How to Care for Your Helmet
As a tactical professional, you understand the importance of keeping your gear in top shape. When it comes to how to care for your helmet, there are a few things to keep in mind. Here a few things to keep in mind to help ensure your helmet lasts for years of reliable use on the job.
The biggest concern on how to care for your helmet is the matter of keeping it clean. Since most tactical helmets employ a cover made of cloth (called a carrier), it may be tempting to simply throw it in the washer and dryer when it gets gnarly with dirt or buildup. This can cause a major problem however because you run the risk of shrinking the cover to the point it will not fit the helmet anymore, as well as the possibility of breaking off the clips which secure it the helmet itself. The best way to clean this part of the helmet is to wipe it in a spot clean method using a clean towel with dish soap and lukewarm water and then allow it to dry.
Another concern many face with caring for their helmet is how to clean the ballistics inserts. These inserts can start to stink if you never give them some TLC so please keep that in mind before you skip it. The key to cleaning the insert is to remove it from the cover and wipe it down with lukewarm water and dish soap. You should never soak the insert or wash it in the washer! Both of these methods can lead to a compromise in the integrity of the internal layers which will leave your helmet less protective. Let the insert dry and then place back inside the carrier.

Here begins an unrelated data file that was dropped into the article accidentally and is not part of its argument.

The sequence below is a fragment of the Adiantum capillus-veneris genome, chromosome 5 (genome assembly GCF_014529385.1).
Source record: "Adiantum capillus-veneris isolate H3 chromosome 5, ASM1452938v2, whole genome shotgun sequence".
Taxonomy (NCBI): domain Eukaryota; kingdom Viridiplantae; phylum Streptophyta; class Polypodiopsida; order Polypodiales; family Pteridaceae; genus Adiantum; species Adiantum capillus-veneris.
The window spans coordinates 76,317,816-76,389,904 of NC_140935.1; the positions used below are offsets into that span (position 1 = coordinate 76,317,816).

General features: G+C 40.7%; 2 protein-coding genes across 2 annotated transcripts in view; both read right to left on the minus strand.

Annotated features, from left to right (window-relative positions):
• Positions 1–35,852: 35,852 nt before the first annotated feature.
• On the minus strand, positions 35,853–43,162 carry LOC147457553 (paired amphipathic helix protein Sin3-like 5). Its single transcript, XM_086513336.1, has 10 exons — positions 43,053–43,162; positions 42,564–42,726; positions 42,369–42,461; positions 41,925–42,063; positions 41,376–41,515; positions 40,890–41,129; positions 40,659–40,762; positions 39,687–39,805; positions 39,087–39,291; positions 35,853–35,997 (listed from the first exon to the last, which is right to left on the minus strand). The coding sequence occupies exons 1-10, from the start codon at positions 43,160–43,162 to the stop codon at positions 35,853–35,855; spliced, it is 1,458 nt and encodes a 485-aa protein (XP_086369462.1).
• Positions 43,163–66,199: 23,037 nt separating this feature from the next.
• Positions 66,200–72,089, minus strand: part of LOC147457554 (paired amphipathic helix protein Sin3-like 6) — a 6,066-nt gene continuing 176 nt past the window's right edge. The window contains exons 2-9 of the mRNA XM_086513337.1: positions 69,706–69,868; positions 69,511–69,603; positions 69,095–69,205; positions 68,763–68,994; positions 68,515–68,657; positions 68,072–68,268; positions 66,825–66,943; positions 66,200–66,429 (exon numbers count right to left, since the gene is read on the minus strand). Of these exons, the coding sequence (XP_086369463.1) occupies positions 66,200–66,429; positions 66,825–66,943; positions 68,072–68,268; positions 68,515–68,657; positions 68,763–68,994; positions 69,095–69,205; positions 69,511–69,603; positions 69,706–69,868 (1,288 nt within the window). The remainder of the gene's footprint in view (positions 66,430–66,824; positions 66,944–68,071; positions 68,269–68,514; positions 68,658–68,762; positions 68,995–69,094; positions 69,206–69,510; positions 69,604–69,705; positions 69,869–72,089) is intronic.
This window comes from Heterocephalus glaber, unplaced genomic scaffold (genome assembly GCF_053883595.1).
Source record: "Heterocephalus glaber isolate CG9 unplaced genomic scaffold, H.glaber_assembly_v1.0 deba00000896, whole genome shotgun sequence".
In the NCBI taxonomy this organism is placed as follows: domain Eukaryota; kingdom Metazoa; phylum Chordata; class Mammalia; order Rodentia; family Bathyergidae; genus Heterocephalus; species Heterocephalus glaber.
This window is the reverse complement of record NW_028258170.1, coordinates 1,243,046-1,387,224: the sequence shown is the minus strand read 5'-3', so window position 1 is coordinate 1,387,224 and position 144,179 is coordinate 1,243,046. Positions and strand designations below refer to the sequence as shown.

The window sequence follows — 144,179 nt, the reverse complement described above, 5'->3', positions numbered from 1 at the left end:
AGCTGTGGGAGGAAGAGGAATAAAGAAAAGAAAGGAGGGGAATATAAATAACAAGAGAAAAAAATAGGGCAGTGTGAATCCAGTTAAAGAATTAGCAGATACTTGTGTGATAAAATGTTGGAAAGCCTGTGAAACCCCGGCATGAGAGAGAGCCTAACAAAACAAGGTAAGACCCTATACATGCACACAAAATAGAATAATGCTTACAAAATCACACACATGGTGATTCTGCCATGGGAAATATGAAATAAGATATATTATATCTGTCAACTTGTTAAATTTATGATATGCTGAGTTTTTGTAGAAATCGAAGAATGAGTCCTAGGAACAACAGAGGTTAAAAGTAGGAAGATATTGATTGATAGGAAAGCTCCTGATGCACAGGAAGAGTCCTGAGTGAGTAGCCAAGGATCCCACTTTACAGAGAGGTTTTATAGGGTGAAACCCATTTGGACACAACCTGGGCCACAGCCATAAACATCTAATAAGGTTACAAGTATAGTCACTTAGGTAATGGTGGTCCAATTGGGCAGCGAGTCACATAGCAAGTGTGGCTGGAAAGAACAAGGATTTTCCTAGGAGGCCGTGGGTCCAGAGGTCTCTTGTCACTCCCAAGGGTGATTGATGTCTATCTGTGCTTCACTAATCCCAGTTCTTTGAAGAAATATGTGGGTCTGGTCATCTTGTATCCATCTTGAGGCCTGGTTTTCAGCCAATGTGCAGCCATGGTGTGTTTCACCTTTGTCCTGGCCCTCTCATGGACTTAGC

Don't forget to clean your chin strap and suspension pads. This is one of the most visibly exposed parts of your helmet and it can need a good cleaning due to dirt, sweat, and any other debris accumulating. Remove the suspension pads and chin strap webbing. The pads and the strap may be one of the few parts of your helmet you can machine wash with mild detergent, but make sure you check the specifics of your manufacturer instructions before doing so to be on the safe side.
You also want to check the condition of the helmet while you are cleaning it since it will be disassembled, and you can examine the important components. For example, you will want to check for any rips, tears, dents, or any other signs of damage which may render the helmet system less effective in meeting your protection needs.